Are you a photographer or fellow creative looking to improve your online presence and drive more traffic to your website? You’re in the right place! SEO (Search Engine Optimization) can seem like a complex subject, but we’re here to break it down and make it more accessible. In this post, we’ll focus on two fundamental elements of SEO: page titles and meta descriptions. With easy-to-understand examples and simple terms, we’ll help you create engaging and optimized content to help your website stand out in search engine results.
What Are Page Titles and Meta Descriptions?
Page titles and meta descriptions are essential components of your website’s content that provide a brief summary of each page. They appear in search engine results, and their primary purpose is to entice users to click on your website.
The two elements in this post are just as crucial for conversion as for SEO. You’re potential client bases whether they will click on your site on what they see in the search results: page title, and meta description.
You can read more about why you might not be converting on your site here, but a common problem is having ‘ho-hum’ page titles and meta descriptions. Basically, these two elements matter a lot in driving traffic to your site.
- Page Title: A page title is a clickable headline displayed in search engine results. It should accurately describe the content of the page and include relevant keywords. An ideal page title should be around 60 characters long.
- Meta Description: A meta description is a short summary of a webpage’s content that appears below the page title in search engine results. It should provide users with a compelling reason to visit your page. A well-written meta description should be between 150-160 characters long.
Crafting the Perfect Page Titles
Be Descriptive: Your page title should clearly describe the content on the page. For photographers, this could include specifying the type of photography, location, or event.
- “Stunning Landscape Photography: Capturing the Beauty of Yosemite National Park”
- “Documentary Newborn Photography Missoula, MT | JD Images”
- “Missoula Lifestyle Family Photography | Your Business Name”
Use Keywords: Incorporate the main keywords your target audience might use when searching for your services. This will help search engines understand your content and rank your page higher.
Need help to decide which keyphrase to rank for? You can find a keyphrase planning article here to get you started.
- “Wedding Photographer in New York: [Your Name]”
- “Denver Corporate Headshots | [Your Name}
Keep it Unique: Each page on your website should have a unique title. This will help search engines differentiate between your pages and display the most relevant results to users.
Balancing the perfect 60-character page title
Page titles should ideally be around 60 characters. Any longer, and you risk Google cutting off the end. However, deciding what to include in your title can be hard when I say make it descriptive, keyword rich, and you want your brand name.
A good rule of thumb is it first needs to include the main keyphrase you want to rank for on that page. Secondly, try and fit in 1 descriptive word about your brand. And last, sneak your brand name in.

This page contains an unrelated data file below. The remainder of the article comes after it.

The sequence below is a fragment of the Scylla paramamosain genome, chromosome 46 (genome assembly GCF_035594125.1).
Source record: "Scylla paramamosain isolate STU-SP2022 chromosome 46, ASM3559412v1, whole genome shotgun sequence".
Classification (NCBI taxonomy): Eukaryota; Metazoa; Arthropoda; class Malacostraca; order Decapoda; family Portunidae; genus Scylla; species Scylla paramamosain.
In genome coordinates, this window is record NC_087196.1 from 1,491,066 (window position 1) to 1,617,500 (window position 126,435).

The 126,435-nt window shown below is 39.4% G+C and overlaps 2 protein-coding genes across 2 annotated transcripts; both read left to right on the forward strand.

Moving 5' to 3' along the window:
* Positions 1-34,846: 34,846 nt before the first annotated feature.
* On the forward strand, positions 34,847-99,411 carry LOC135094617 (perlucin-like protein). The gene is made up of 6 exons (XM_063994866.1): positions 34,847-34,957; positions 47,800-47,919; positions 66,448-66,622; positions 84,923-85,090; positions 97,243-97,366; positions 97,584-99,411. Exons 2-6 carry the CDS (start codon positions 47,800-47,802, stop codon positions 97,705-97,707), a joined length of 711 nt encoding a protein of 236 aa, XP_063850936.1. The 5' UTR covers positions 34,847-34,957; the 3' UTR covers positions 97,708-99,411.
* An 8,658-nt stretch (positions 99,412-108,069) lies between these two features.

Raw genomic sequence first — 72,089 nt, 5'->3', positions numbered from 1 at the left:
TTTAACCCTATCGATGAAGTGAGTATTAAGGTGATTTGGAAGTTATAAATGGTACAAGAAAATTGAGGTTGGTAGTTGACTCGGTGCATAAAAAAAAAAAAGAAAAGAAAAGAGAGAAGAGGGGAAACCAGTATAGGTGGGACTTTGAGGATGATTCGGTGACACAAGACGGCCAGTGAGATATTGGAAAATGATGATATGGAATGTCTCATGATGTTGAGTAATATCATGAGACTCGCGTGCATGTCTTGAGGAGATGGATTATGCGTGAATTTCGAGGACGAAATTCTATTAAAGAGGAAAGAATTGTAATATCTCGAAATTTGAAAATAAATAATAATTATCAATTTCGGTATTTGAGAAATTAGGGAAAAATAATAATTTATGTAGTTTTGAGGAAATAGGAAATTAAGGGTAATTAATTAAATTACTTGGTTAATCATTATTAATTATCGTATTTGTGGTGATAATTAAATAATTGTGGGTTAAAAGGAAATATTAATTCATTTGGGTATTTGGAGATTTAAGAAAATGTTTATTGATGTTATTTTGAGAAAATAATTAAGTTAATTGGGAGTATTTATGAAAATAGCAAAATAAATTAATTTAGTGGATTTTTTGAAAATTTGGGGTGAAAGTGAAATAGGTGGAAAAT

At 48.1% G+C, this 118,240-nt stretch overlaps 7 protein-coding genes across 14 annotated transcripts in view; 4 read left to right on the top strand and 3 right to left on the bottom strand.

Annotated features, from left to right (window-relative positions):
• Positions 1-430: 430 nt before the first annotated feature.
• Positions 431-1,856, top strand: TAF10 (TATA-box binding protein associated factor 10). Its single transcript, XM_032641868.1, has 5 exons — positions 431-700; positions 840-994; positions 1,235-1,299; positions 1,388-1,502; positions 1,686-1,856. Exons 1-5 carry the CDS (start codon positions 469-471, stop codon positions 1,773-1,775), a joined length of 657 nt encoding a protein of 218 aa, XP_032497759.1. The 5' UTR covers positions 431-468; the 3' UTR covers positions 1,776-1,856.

If you have a long brand name, try shortening it to fit all the elements into the title. Instead of photography, say photo.
Do you need your brand name in your page title? This is much debated. Some people will say “no” because your business name takes up too much valuable space. However, the other argument is that your brand name tells the user you’re a reputable business. Would going to a grocery store without a visible name look weird? If it just said “Grocery Store,” would it change how you perceived it? That’s an over-dramatization, but hopefully, it makes the point.
Writing Engaging Meta Descriptions
Meta descriptions are my favorite element of SEO and websites in general. That’s a bold statement, I know. However, meta descriptions are 160 characters where you get to convince someone to click on your site versus whoever is above or below you on Google search results, so what you say here is often a make-it-or-break-it moment.
Be Persuasive and On Brand: Your meta description should entice users to click on your link. Highlight the unique aspects of your work or offer a sneak peek into your content. Use brand words unique to your business such as: bold, colorful, boho, intimate, dog-friendly, candid
Use Active Language: Encourage users to take action by using active verbs and strong adjectives.
- “Capture your modern once-in-a-lifetime moments with a New York wedding photographer with 20 years of experience in weddings and elopements. Contact today to get started.”
Include a Call-to-Action (CTA): Guide your users to take the desired action, such as viewing a portfolio, find out more, etc.
- “Ready for a more laid-back approach to newborn photography? See what an in-home Dallas Newborn photography session is like and why more people choose Home Vs Studio.”
Final Ideas on Meta Descriptions and Page Titles
Mastering page titles and meta descriptions are essential for any photographer or creative looking to boost their online presence. They are where your SEO meets your website conversion and should not be overlooked.
By following these simple guidelines and examples, you’ll be on your way to creating engaging and optimized content to help your website stand out in a sea of others. Remember, SEO is not just for tech-savvy experts; with a little effort and creativity, anyone can make their website stand out amongst the crowd.
This blog is part of an Introduction to SEO series. Be sure to also read What is SEO: Basics Explained.
For a free SEO Starter Kit and access to my small business newsletter crew, grab your free download here.
Are you a visual learner? Dive deeper with my Youtube Video walking through mastering meta descriptions.